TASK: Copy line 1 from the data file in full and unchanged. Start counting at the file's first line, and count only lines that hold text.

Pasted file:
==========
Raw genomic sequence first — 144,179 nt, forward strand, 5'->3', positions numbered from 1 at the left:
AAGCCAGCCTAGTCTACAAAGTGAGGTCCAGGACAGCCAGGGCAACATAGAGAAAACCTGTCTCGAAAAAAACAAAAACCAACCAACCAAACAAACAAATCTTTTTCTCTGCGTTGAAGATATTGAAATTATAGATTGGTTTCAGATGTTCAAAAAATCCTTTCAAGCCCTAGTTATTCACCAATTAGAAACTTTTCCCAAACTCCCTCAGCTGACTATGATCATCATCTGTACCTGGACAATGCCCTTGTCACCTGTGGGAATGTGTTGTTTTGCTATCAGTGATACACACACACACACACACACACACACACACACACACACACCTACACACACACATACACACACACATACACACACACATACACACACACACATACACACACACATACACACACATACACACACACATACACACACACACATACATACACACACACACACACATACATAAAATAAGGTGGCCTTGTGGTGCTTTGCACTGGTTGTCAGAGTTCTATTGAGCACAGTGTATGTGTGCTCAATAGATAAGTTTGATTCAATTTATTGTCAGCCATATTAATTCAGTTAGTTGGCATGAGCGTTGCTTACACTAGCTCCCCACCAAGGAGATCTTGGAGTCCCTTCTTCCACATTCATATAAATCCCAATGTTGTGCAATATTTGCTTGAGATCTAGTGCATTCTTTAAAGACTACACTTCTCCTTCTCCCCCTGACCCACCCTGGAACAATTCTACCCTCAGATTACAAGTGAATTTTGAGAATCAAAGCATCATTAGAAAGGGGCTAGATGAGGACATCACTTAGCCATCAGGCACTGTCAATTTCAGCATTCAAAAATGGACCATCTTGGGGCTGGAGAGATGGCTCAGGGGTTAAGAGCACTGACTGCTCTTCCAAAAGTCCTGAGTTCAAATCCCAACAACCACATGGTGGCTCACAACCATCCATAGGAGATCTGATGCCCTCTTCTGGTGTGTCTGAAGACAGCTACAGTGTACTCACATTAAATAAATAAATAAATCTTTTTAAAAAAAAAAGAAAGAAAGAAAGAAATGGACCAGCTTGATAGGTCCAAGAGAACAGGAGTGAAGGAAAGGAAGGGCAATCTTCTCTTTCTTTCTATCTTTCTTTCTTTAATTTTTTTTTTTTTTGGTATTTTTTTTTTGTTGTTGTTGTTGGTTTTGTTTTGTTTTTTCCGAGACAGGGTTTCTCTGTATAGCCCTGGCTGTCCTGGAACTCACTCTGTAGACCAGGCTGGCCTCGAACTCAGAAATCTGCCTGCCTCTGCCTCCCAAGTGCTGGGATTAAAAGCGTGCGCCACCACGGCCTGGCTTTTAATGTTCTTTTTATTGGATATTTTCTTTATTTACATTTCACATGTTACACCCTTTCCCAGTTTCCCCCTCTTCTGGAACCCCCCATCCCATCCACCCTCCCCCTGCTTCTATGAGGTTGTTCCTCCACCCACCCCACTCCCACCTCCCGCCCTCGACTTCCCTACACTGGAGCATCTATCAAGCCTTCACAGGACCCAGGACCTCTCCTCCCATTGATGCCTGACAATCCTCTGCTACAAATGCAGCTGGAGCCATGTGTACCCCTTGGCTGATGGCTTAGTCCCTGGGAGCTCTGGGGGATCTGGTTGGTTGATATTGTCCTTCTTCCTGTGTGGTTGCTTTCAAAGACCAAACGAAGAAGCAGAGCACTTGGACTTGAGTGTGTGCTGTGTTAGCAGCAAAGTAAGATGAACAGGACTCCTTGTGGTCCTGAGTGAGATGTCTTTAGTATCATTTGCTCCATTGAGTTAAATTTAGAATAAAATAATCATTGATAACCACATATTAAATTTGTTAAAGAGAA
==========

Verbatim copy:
Raw genomic sequence first — 144,179 nt, forward strand, 5'->3', positions numbered from 1 at the left: